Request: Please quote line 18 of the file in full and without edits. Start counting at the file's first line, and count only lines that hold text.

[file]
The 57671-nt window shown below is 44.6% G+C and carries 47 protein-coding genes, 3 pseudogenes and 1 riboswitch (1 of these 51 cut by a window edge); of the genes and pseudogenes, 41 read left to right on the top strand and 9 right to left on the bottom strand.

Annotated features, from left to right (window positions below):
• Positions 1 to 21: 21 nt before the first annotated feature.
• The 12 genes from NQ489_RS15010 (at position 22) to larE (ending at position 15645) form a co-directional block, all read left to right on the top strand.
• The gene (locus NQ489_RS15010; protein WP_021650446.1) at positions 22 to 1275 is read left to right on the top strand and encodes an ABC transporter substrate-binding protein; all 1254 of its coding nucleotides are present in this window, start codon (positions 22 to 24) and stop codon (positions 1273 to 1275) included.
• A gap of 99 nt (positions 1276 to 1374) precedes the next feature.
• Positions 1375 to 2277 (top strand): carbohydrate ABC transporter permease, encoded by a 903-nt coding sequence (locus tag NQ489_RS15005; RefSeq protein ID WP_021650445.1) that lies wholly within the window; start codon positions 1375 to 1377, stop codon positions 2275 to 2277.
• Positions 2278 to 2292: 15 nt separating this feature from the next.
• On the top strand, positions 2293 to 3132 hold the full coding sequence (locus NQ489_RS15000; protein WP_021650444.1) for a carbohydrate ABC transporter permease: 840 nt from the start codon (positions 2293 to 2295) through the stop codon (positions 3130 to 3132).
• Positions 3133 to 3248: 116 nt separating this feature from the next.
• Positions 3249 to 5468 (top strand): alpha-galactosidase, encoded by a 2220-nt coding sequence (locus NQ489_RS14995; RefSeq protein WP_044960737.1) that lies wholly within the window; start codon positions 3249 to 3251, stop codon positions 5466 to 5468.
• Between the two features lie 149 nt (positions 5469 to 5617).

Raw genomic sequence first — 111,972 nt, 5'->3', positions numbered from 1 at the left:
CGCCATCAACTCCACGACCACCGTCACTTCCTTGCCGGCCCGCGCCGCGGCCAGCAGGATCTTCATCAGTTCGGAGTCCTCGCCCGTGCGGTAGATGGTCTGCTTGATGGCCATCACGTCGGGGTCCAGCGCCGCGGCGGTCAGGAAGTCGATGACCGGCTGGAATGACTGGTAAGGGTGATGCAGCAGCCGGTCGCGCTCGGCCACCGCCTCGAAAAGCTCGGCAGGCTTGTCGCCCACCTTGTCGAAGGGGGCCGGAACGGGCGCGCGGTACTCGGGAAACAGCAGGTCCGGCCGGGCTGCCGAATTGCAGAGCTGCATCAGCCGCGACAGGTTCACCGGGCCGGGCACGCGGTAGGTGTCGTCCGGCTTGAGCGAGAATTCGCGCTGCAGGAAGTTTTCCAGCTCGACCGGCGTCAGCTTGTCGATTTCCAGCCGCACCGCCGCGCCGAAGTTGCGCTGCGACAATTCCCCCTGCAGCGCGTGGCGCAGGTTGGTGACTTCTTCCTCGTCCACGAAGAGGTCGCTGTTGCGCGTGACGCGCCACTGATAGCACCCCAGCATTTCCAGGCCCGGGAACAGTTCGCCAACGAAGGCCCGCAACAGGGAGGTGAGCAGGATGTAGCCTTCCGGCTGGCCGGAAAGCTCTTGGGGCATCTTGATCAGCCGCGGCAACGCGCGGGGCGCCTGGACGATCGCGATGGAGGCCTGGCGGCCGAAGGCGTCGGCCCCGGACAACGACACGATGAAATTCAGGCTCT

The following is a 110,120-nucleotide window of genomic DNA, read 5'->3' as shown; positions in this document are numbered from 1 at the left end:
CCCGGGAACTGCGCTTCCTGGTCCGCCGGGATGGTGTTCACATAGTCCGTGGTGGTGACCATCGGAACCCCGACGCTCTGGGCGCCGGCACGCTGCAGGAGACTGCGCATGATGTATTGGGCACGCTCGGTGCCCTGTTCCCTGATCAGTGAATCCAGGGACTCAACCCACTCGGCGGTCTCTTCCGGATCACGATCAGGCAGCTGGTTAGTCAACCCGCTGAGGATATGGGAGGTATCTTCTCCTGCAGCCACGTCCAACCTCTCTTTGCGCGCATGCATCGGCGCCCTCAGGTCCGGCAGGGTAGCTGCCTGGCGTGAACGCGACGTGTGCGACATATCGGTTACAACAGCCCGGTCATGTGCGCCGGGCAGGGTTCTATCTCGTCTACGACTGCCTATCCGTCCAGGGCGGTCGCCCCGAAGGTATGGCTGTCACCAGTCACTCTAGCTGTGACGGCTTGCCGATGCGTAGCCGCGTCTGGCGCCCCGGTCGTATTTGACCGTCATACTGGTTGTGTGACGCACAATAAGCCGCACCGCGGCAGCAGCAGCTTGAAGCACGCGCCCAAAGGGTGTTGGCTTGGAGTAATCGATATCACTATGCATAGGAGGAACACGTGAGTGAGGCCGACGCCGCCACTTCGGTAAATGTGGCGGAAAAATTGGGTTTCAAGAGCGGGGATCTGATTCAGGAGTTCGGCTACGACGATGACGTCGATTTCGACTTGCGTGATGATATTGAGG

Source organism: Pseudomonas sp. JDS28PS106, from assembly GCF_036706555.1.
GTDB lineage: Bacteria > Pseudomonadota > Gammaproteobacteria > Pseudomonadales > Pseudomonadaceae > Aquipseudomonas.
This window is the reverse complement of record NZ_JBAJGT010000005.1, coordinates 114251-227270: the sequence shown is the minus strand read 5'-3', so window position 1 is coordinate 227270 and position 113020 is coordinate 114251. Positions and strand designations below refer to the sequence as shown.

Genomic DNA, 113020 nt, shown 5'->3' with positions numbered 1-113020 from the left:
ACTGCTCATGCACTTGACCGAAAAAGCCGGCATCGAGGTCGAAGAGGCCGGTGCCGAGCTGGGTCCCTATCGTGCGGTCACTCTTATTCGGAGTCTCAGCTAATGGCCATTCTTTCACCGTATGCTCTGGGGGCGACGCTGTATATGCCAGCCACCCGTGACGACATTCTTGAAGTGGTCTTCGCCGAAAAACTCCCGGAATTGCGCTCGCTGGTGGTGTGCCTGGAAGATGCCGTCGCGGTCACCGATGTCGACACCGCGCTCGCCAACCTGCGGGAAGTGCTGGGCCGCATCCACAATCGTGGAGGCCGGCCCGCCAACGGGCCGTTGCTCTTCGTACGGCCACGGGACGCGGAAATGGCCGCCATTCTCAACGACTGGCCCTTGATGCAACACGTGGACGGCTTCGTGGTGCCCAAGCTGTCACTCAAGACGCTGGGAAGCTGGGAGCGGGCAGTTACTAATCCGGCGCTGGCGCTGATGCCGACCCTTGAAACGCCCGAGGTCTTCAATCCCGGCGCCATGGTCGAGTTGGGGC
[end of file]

GTDB lineage: Bacteria > Pseudomonadota > Gammaproteobacteria > Pseudomonadales > Pseudomonadaceae > Aquipseudomonas.